Strengthening gun control remains an uphill fight, even in Rhode Island, since
the gun lobby is better financed and more organized than its critics. But by
documenting the stances of legislators on gun issues and making related
endorsements, Wood and O'Connor have served notice that lawmakers can face a
political cost for their positions. "The gun lobby would have you believe we're
trying to take away everybody's gun," Wood says, when the MMM's goals include
such reasonable measures as closing gun show loopholes, requiring trigger locks
on guns in the home, and diminishing the legal access to guns of people who
have a record of committing violence.
Gun advocates note that criminals aren't concerned with following laws. Still,
the case of DC sniper suspect John A. Muhammad -- who was able to buy a gun
despite being the subject of a restraining order -- reflects the vast amount of
room for improvement.
Rhode Island's MMM chapter (www.mmmri.org), one of about 230 in the country,
claims about 700 supporters. O'Connor and Wood try to steadily build their
momentum through various opportunities -- such as gaining permission to
distribute literature at the Avon during screenings of Bowling for
Columbine -- and by speaking to different audiences.
O'Connor, for example, recently found attentive listeners at the Met School,
where students last year lost one of their classmates, Joe Hector, to gun
violence. "One of my driving forces is to get these kids heated up and to
understand the importance of this electoral process," O'Connor says. "We had to
work for this, to get the right to vote. Whether it's students or somebody
else, we try to impress upon them the importance of holding the legislators
For those audiences for which gun violence remains more abstract, O'Connor
draws on her own experience: the phone call in the middle of the night, the
screaming coming from the other end.
"It is a parent's worst nightmare," she recalls. "It will never be as bad as
getting that phone call -- you've got to come, something's happened. I try to
make parents feel [that nightmare], just for an instant" -- so that others
won't have to.
-- Ian Donnis
Roger LeBrun / Photo by William Loggia
University of Rhode Island professor Roger LeBrun didn't expect to be drafted,
in 1969, out of grad school at Cornell, where he was pursuing degrees in
medical entomology and insect pathology. But he also couldn't have predicted
the long-lasting effect of his work at Buddhist orphanages in Vietnam, where he
served as a combat medic.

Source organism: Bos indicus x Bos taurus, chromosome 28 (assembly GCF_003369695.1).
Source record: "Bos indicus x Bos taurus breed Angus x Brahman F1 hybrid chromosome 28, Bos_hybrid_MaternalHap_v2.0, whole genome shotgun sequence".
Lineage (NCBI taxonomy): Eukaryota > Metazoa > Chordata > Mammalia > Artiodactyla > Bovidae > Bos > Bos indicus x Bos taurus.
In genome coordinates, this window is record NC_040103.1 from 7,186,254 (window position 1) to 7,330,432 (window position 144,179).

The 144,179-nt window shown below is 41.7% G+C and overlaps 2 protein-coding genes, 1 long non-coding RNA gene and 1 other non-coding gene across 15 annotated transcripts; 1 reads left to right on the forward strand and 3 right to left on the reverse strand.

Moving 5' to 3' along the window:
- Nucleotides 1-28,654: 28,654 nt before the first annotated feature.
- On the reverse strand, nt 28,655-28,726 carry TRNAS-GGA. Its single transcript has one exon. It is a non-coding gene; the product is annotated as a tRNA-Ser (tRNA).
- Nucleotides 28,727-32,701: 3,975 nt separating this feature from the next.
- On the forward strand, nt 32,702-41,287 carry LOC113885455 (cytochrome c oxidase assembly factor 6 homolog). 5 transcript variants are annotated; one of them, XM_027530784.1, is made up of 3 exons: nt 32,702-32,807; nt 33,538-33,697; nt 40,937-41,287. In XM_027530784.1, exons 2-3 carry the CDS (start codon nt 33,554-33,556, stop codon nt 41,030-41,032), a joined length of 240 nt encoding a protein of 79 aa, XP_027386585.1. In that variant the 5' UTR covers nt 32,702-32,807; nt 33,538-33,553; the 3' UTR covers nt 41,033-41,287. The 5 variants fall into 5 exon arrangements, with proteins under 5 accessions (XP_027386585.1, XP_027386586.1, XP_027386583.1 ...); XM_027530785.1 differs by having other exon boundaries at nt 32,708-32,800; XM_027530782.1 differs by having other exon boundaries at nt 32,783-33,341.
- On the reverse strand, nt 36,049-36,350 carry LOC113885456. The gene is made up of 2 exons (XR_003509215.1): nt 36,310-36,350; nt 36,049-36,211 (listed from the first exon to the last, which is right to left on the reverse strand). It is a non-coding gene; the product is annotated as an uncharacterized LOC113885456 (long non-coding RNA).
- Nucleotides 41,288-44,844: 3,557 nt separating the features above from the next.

"Those children and the monks were so inspirational to me, in terms of their
happiness," recalls LeBrun. "The way in which they looked at the present moment
almost made me understand the absurdity of being in a war. I also learned from
the innocence of those children, and I saw the light that came from them. And,
for whatever reason, I see the light that comes from the URI students, whenever
I teach. I truly do. They also have an innocence. I don't know what kind of
alchemy is involved in that, but I don't get tired, burned out, cynical, or
frustrated with teaching."
Indeed, LeBrun was showered with teaching and research honors two years ago,
and in 2001, he became the first URI faculty member to win the prestigious
Carnegie Foundation award as "University Professor of the Year," based on
testimony about his fascinating and far-ranging lectures and his compassionate
interaction with his students. Though the award had gone five times to
professors at Brown University since 1981, this was the first time someone in
public higher education received it, an emphasis that LeBrun is very proud to
At a time when Rhode Island ranks dead last in the country in per-capita
funding for public higher education and the state continually underfunds the
university, low morale can stifle creativity and dampen enthusiasm among the
teaching staff. But LeBrun has, in his words, "circled the wagons" and kept on
going. "You act locally," he observes. "And that might mean an entourage of
students, but you're still working locally and thinking globally."
In LeBrun's classroom, he uses entomology as a jumping-off point to convey
that up to 5000 children under the age of five in Africa die of malaria every
day; that 80 percent of the world's people live in substandard housing; that
only one percent have a college education. LeBrun enlivens every lecture with
slides and video, every statistic with a story, and every story with his own
irrepressible humor. Outside the classroom, he makes it a practice to meet
personally with every single student at least once during the semester. "I want
to see what they want to do -- aspirations, goals, deficiencies, needs," LeBrun
says, and he guarantees his top 10 students a job, having placed some doing